How robust is your supply chain? - Part 3: Risk mitigation

There are a number of ways to do this when creating a freight tender. I’ve chosen to break down the most important ones into three main categories: 
1.    Proactive – Avoid failure
2.    Reactive – Minimize direct consequence after failure
3.    Compensatory – Govern risk sharing

Evaluate average delivery precision by lane
-    To be used in conjunction with estimated consequence (cost) to predict a total cost of: (direct shipping cost) + (estimated failure cost).
-    Use your collected historical data as baseline comparison. 
Evaluate carrier solidity & potential influence of external- and market factors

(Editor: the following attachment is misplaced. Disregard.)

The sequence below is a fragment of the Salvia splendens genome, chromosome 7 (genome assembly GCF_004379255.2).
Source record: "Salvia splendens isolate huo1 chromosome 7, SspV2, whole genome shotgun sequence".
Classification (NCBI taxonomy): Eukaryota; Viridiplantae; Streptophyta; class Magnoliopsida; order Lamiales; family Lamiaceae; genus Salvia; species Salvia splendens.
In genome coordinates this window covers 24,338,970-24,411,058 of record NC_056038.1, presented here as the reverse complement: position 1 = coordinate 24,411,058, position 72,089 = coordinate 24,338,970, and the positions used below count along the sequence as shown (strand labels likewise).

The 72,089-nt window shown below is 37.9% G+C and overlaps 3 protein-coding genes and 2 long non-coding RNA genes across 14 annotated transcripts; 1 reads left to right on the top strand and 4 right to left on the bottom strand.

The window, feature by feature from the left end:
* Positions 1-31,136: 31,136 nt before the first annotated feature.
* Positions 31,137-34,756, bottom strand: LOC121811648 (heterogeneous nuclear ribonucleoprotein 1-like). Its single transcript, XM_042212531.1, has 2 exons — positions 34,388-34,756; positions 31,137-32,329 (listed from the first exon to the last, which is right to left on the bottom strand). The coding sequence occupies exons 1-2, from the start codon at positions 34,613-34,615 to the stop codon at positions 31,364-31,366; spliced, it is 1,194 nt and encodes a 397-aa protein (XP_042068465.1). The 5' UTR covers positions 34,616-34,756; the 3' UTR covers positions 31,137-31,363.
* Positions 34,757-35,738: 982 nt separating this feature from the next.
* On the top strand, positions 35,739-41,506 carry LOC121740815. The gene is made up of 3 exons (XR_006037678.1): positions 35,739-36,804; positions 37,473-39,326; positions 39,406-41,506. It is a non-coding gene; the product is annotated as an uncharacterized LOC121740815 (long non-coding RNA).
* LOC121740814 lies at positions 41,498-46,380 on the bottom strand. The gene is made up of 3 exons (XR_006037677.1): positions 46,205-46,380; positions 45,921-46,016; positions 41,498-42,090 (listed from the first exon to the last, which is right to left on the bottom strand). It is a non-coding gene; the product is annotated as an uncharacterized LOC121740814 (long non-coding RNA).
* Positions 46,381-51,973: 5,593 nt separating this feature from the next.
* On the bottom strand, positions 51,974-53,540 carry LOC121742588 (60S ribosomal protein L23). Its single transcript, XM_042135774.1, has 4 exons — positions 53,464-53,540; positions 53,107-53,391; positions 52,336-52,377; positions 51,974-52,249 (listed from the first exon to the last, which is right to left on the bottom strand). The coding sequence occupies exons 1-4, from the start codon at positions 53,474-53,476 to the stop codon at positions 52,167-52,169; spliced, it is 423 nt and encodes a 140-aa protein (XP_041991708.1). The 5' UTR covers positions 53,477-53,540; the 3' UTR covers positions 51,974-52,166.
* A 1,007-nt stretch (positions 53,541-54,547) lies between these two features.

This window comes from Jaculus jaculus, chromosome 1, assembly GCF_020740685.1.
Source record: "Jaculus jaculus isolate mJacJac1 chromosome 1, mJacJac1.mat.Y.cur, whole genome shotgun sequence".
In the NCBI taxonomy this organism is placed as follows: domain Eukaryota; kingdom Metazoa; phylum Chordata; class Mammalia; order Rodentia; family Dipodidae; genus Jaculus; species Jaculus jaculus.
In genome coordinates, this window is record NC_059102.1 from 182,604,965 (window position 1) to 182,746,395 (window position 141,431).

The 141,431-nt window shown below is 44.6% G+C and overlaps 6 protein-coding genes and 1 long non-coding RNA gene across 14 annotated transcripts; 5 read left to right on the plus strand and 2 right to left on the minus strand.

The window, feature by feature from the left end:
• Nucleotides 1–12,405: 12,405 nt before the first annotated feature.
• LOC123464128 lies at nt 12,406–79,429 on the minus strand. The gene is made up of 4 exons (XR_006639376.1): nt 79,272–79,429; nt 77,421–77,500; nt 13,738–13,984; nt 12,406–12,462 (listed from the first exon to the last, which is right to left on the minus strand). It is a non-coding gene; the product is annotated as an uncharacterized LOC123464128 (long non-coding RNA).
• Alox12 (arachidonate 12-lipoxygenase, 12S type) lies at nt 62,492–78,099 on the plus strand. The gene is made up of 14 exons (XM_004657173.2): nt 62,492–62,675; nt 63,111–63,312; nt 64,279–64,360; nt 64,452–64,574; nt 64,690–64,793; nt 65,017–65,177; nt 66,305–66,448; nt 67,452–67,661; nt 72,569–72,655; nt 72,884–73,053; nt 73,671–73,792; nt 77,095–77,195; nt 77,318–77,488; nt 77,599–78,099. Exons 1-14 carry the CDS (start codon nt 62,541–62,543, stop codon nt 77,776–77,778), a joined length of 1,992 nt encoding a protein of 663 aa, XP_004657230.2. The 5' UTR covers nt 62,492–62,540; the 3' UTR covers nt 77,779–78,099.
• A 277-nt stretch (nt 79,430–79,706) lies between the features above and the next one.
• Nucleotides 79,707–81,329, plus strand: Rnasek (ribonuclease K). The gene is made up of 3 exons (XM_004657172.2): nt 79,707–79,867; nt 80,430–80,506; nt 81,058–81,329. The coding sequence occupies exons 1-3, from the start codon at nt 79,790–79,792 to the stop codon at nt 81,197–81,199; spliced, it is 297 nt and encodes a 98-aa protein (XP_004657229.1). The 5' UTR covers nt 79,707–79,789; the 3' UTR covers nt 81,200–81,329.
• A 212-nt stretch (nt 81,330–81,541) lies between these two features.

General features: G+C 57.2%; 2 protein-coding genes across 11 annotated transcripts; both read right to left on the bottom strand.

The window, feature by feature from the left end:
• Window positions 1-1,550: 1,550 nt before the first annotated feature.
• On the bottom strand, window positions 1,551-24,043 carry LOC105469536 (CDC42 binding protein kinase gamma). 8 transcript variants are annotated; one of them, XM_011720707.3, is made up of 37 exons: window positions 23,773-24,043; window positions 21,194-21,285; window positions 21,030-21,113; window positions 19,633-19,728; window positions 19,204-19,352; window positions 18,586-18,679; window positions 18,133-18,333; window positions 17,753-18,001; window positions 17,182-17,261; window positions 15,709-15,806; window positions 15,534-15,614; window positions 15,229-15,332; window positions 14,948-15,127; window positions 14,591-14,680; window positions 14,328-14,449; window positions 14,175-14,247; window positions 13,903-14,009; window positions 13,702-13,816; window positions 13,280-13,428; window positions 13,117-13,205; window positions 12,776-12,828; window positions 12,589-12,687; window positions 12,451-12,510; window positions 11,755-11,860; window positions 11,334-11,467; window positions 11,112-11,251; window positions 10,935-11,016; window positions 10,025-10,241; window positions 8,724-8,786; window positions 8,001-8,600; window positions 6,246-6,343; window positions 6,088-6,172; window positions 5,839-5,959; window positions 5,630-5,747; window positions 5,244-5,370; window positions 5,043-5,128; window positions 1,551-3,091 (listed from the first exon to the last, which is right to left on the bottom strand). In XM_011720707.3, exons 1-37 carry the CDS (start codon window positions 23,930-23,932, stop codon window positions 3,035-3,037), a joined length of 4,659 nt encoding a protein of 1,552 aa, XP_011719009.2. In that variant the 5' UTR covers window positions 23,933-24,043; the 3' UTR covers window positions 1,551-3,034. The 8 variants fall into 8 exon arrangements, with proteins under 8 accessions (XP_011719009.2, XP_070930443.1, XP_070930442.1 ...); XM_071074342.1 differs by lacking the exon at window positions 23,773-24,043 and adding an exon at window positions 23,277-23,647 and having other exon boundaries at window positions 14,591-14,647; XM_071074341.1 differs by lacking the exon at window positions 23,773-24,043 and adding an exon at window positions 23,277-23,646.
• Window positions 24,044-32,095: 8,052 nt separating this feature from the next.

-    Especially important if you’re working with smaller local carriers. 
Sign back-up carriers for sensitive lanes
-    Similarly, if applicable, employ carriers of different alliances in order to spread your risks. 

Which supportive activities are in place?
-    How many tracking points? Easy to follow?
-    Personal service / active failure prevention?
Contingency plans
-    Is there a procedure in place for immediate correction of delivery failures?
-    How fast can an alternative solution be put in place?

Agreement structure
Bonus/malus structure
-    Implement a functionality in your agreement that makes sure that damages incurred by failures on the carriers’ part are fairly compensated. 
Conversely, a bonus could be implemented for when the carrier over achieves over time. 
-    Importantly, to account for freak accidents etc. it’s often wise to base bonus/malus on performance over an extended period of time. 

So, having evaluated your bids for lowest total transport cost and lead time, are you still sure your freight tender has led you to what is actually the most cost effective option?

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